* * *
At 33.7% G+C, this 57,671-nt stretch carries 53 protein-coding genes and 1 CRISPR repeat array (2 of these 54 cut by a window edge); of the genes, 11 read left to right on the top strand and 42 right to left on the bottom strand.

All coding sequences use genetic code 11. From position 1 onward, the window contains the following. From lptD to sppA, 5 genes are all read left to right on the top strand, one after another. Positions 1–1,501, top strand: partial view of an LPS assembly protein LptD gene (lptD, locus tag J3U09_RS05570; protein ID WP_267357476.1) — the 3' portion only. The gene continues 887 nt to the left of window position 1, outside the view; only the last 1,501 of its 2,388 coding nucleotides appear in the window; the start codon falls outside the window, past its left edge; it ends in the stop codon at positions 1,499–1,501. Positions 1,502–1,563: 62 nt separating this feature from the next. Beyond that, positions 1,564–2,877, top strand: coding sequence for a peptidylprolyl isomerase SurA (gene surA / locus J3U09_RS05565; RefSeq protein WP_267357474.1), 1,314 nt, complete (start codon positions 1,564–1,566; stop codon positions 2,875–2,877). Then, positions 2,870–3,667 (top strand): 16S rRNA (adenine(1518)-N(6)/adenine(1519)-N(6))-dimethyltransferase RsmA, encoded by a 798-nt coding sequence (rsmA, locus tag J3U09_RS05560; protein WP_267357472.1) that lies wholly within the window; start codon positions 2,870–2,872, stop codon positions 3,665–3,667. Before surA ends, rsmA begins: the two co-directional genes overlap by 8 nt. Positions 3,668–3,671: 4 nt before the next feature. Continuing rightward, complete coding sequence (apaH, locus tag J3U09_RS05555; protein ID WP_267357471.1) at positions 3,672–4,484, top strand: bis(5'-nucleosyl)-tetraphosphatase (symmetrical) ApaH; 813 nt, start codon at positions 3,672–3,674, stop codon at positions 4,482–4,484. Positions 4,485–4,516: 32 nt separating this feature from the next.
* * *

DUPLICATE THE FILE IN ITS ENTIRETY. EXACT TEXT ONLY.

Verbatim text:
At 33.7% G+C, this 57,671-nt stretch carries 53 protein-coding genes and 1 CRISPR repeat array (2 of these 54 cut by a window edge); of the genes, 11 read left to right on the top strand and 42 right to left on the bottom strand.

All coding sequences use genetic code 11. From position 1 onward, the window contains the following. From lptD to sppA, 5 genes are all read left to right on the top strand, one after another. Positions 1–1,501, top strand: partial view of an LPS assembly protein LptD gene (lptD, locus tag J3U09_RS05570; protein ID WP_267357476.1) — the 3' portion only. The gene continues 887 nt to the left of window position 1, outside the view; only the last 1,501 of its 2,388 coding nucleotides appear in the window; the start codon falls outside the window, past its left edge; it ends in the stop codon at positions 1,499–1,501. Positions 1,502–1,563: 62 nt separating this feature from the next. Beyond that, positions 1,564–2,877, top strand: coding sequence for a peptidylprolyl isomerase SurA (gene surA / locus J3U09_RS05565; RefSeq protein WP_267357474.1), 1,314 nt, complete (start codon positions 1,564–1,566; stop codon positions 2,875–2,877). Then, positions 2,870–3,667 (top strand): 16S rRNA (adenine(1518)-N(6)/adenine(1519)-N(6))-dimethyltransferase RsmA, encoded by a 798-nt coding sequence (rsmA, locus tag J3U09_RS05560; protein WP_267357472.1) that lies wholly within the window; start codon positions 2,870–2,872, stop codon positions 3,665–3,667. Before surA ends, rsmA begins: the two co-directional genes overlap by 8 nt. Positions 3,668–3,671: 4 nt before the next feature. Continuing rightward, complete coding sequence (apaH, locus tag J3U09_RS05555; protein ID WP_267357471.1) at positions 3,672–4,484, top strand: bis(5'-nucleosyl)-tetraphosphatase (symmetrical) ApaH; 813 nt, start codon at positions 3,672–3,674, stop codon at positions 4,482–4,484. Positions 4,485–4,516: 32 nt separating this feature from the next.